Berk-i Satvet

Type Torpedo cruiser Hull Steel
Displacement 775 tonnes Engines 2xVTE, 5100ihp, Germania
Length 115.7 m Machinery Steam turbine, 2 shafts
Beam 80 m Speed 18 kts
Draught 2.5 m Complement 145
Armament 2x105mm QF L/40 K, 6x57mm SA L/40 K, 2x37mm QF K, 2xMG H, 3xTT 450mm SK
Berk-i Satvet in 1914 • Turkish Navy

Berk-i Satvet, which translates to "Lightning of the Almighty” in Ottoman Turkish, was commissioned in January 1903 and construction began at the Germaniawerft shipyard in Kiel, Germany, in February 1906. She was completed in 1907 and following successful sea trials, she was transferred to the Ottoman Navy, arriving in Istanbul on 13 November, where she was officially inducted into the Ottoman fleet.

During the Italo-Turkish War of 1911–1912, Berk-i Satvet was assigned to the Reserve Division, alongside the aging ironclads Mesudiye and Asar-ı Tevfik. However, she didn't engage in any combat as most of the Ottoman fleet remained docked throughout the conflict.

After the Balkan Wars erupted, Berk-i Satvet was dispatched to reinforce the Black Sea fleet before proceeding to the Aegean for operations against Greek forces. On 20 December 1912, accompanied by the cruiser Mecidiye and torpedo boats, it set out for Imbros to intercept Greek destroyers. A brief skirmish ensued with six Greek destroyers, resulting in their retreat. Near Bozcaada, they encountered the Greek destroyer Aspis, which managed to escape. Following this encounter, the Ottoman Army planned to reclaim Bozcaada, with Berk-i Satvet, Mecidiye, and cruiser Hamidiye providing fire support. Departing on 4 January 1913, they encountered a Greek squadron but no significant engagement occurred. Threatened by Greek forces, they returned to Çanakkale. Another attempt to support an amphibious assault on Şarköy occurred on 4 February, with Berk-i Satvet bombarding Bulgarian positions. Despite naval gunfire support, Bulgarian resistance led to a Turkish retreat four days later.

Berk-i Satvet during a visit to Izmir in 1927 • Turkish Navy

On 9 March 1913, Berk-i Satvet participated in a sweep near Imbros, engaging Greek destroyers and capturing a steamer supplying Bulgarian forces. Later that month, she escorted battleships in the Black Sea, bombarding Bulgarian troops. On 13 April, she joined a fleet engagement with Greek forces, resulting in both sides withdrawing to their respective bases.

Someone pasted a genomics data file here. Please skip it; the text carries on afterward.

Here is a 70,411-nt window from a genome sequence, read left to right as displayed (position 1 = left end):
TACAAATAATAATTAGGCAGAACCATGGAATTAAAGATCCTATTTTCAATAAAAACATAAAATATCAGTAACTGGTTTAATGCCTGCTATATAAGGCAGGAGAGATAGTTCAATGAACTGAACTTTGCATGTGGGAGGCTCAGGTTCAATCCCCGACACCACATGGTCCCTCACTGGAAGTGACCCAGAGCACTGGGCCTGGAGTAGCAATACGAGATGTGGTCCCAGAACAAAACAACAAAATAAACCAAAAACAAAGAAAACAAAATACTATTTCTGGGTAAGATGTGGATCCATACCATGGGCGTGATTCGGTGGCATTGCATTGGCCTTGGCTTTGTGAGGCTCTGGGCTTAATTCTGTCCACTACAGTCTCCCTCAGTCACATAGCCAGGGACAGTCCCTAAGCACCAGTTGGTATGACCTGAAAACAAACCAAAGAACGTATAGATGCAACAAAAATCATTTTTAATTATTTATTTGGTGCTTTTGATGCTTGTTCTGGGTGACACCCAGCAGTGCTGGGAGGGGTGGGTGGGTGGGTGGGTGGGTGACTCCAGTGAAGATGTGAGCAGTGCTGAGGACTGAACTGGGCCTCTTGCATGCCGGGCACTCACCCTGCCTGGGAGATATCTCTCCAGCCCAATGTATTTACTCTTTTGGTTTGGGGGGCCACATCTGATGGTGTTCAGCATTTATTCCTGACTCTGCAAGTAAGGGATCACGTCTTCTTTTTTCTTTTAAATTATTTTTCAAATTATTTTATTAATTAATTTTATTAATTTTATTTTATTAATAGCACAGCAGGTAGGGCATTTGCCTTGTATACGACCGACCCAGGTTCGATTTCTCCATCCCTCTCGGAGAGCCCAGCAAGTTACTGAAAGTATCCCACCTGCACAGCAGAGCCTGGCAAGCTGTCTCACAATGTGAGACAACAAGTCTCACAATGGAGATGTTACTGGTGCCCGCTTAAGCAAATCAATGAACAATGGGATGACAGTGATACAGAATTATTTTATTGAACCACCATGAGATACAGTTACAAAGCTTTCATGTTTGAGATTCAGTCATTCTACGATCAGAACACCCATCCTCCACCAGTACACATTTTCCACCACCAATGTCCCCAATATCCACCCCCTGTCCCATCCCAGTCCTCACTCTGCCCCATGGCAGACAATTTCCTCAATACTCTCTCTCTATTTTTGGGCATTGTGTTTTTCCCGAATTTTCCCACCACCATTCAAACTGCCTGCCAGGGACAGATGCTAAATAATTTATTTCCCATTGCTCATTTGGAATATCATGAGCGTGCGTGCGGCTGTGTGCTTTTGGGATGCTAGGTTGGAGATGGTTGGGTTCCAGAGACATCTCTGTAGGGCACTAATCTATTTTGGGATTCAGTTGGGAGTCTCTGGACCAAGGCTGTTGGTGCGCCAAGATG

As the First World War broke out in Europe during the summer of 1914, Berk-i Satvet started patrolling the Dardanelles on 14 August, as tensions rose between the Turks and a British fleet there. In November, Berk-i Satvet moved to the Black Sea and participated in attacks on Russian ports alongside other ships, which led to Ottoman Empire’s official entry into the war.

On 5 December 1914, Berk-i Satvet, along with her sister ship Peyk-i Şevket and Yavuz, supported a troop convoy bound for the Black Sea port of Rize. Then, on 2 January 1915, she, along with Midilli and Hamidiye, escorted a transport to Zonguldak before patrolling the port. However, during the voyage, a Russian mine exploded, causing significant damage to Berk-i Satvet. She was towed to Istanbul for repairs, which kept her out of action for most of the war. After extensive repairs, she resumed service in April 1918, patrolling between Istanbul and Batumi until the end of the conflict.

After the Turkish War of Independence in 1923, the ship was renamed Berk and modernized at the Gölcük Naval Shipyard from 1924 to 1925. It was recommissioned in 1925 and further upgrades took place from 1937 to 1939. In 1950, it was decommissioned and converted into a stationary structure before being dismantled for scrap between 1953 and 1955.

Berk-i Satvet in Istanbul • Şehbal, 14 March 1909
Berk-i Satvet during trials in the Kieler Förde in 1907 • "Peyk-i Şevket Berk-i Satvet: Torpido kruvazör-ü hümayunları", 1907, Caliph Abdülmecid Efendi collection
Berk-i Satvet • "Ottoman Warships 1914-1918", R.K. Noppen, 2015